In the interests of balance, however, I should point out that Labour and the Liberal Democrats also plan further austerity after the election. The parties really only differ over the pace of consolidation and the means by which deficit reduction would be achieved. Whichever party wins, the next few years will be tough.

Happy days are here again....until the election.

Related reading:

Austerity: growth costs and post-election plans - Pieria
Be careful what you wish for, Mr. Cameron - Pieria
The Chancellor's incredible spending cuts - Pieria
What derailed the UK recovery?

Wednesday, 11 March 2015

Greece's real problem

Professor Hausmann has responded again to my reply to his reply to my criticisms of his Project Syndicate post. It is a very gracious response.

We are substantially in agreement on the three points that I raised in my previous post: the long-standing nature of Greece's fiscal fragility, the illusory GDP growth fuelled by the pre-crisis debt bubble that obscured the deterioration in Greece's financial position, and - above all - the long-term decline of Greece's competitiveness. And oddly enough, this means that we are also in agreement about the current situation in Greece, though we frame it differently. Professor Hausmann says that austerity is not the problem. I say that Greece's fiscal finances are not the problem. We are really saying the same thing. The real problem is competitiveness.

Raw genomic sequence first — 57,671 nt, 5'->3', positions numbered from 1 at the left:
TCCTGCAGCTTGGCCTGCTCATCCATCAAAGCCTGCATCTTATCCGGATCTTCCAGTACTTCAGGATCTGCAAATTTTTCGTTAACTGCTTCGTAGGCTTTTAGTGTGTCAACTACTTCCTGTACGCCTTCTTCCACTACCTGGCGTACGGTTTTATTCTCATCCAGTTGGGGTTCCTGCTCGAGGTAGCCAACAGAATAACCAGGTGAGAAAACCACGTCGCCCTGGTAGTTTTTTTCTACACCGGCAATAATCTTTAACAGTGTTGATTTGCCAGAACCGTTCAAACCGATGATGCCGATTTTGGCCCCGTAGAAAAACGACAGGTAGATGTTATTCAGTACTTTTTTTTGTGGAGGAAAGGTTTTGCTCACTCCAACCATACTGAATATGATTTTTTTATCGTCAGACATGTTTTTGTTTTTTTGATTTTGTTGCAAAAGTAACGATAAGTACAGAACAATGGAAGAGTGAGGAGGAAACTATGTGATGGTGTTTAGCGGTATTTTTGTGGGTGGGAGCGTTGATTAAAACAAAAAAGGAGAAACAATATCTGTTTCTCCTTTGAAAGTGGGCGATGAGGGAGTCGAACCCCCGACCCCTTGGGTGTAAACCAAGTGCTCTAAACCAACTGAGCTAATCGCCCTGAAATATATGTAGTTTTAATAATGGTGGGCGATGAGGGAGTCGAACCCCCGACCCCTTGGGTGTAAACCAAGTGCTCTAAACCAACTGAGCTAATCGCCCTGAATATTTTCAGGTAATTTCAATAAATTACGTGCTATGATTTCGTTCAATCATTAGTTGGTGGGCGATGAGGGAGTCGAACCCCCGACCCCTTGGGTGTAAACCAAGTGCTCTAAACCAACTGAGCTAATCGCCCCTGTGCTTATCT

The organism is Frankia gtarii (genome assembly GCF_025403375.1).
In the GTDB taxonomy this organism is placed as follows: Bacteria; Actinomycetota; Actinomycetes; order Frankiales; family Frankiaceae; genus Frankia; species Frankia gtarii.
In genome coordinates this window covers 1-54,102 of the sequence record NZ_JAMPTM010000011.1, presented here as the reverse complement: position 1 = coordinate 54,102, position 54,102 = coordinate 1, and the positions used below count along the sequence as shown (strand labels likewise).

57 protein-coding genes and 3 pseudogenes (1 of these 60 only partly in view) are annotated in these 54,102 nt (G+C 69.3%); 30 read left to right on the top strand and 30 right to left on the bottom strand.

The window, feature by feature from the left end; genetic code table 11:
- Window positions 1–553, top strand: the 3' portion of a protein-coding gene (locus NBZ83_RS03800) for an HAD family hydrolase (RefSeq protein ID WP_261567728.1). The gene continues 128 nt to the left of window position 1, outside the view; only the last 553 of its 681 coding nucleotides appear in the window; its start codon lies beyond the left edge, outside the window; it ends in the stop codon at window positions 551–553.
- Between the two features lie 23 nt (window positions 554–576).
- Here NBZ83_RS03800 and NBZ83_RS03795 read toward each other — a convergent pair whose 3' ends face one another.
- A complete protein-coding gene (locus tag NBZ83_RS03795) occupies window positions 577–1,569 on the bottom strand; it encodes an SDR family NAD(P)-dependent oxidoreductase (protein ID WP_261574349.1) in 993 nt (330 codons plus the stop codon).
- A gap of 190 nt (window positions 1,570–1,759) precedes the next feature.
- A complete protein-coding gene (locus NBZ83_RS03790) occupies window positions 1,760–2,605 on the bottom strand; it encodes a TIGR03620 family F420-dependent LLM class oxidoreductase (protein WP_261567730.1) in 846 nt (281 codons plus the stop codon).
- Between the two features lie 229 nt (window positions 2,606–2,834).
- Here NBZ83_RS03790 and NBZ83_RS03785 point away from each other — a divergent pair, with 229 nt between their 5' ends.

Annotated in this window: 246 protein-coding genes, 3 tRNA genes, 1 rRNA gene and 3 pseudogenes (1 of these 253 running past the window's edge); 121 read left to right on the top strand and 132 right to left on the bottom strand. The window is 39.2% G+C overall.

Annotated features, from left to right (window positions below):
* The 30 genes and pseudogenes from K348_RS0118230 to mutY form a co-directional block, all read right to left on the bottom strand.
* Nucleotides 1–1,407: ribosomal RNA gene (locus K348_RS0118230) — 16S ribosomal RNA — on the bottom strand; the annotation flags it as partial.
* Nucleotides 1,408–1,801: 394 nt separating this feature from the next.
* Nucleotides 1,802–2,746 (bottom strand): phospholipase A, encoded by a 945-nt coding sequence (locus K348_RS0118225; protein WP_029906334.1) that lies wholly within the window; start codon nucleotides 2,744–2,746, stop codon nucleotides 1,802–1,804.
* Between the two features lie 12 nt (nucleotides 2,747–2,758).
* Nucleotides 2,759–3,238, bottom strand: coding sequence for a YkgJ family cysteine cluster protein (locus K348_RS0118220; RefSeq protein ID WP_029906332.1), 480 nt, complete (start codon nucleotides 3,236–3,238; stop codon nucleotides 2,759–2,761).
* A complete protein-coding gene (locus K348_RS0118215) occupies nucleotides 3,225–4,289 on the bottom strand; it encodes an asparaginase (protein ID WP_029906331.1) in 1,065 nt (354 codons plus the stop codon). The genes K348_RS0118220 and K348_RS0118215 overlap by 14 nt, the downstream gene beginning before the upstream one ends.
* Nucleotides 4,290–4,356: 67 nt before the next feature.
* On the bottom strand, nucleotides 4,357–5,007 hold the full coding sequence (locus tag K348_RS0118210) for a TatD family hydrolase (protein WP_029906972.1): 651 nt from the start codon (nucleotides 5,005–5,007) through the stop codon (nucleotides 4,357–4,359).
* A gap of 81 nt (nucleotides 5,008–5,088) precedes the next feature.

Greece's problem has been competitiveness for a very long time. It has run a large and persistent trade deficit for the last half-century (blue dotted line):


Exactly why Greece's competitiveness has been so poor for so long is unclear. Tomas Hirst attempts to explain it in terms of oil shocks and politics, which I think is partly true. But I also think there are other factors at play, notably the ageing of Greece's population, the unusually high number of small and micro businesses in the Greek economy, and the influx of cheaper labour into Western markets after the fall of the Iron Curtain. I shall have a look at this in another post.

However, there is a widespread perception that Greece's problems are primarily due to fiscal profligacy and excessive public sector debt. The story goes that out-of-control government spending caused the deficit and debt to rise to the point where markets refused to fund it any more, causing a "sudden stop". The primary focus of the EU & IMF adjustment programme so far has been on eliminating Greece's fiscal deficit and reducing debt/gdp in the hopes of preventing a further fiscal crisis: growth was supposed to return once confidence had been restored through successful fiscal adjustment. The fiscal deficit has indeed been more-or-less eliminated. But there is no sign either of improved confidence or much in the way of growth. And the aim of reducing debt/gdp has been thwarted by Greece's deep and persistent recession. Greece is therefore still under pressure to make further improvements to its fiscal finances.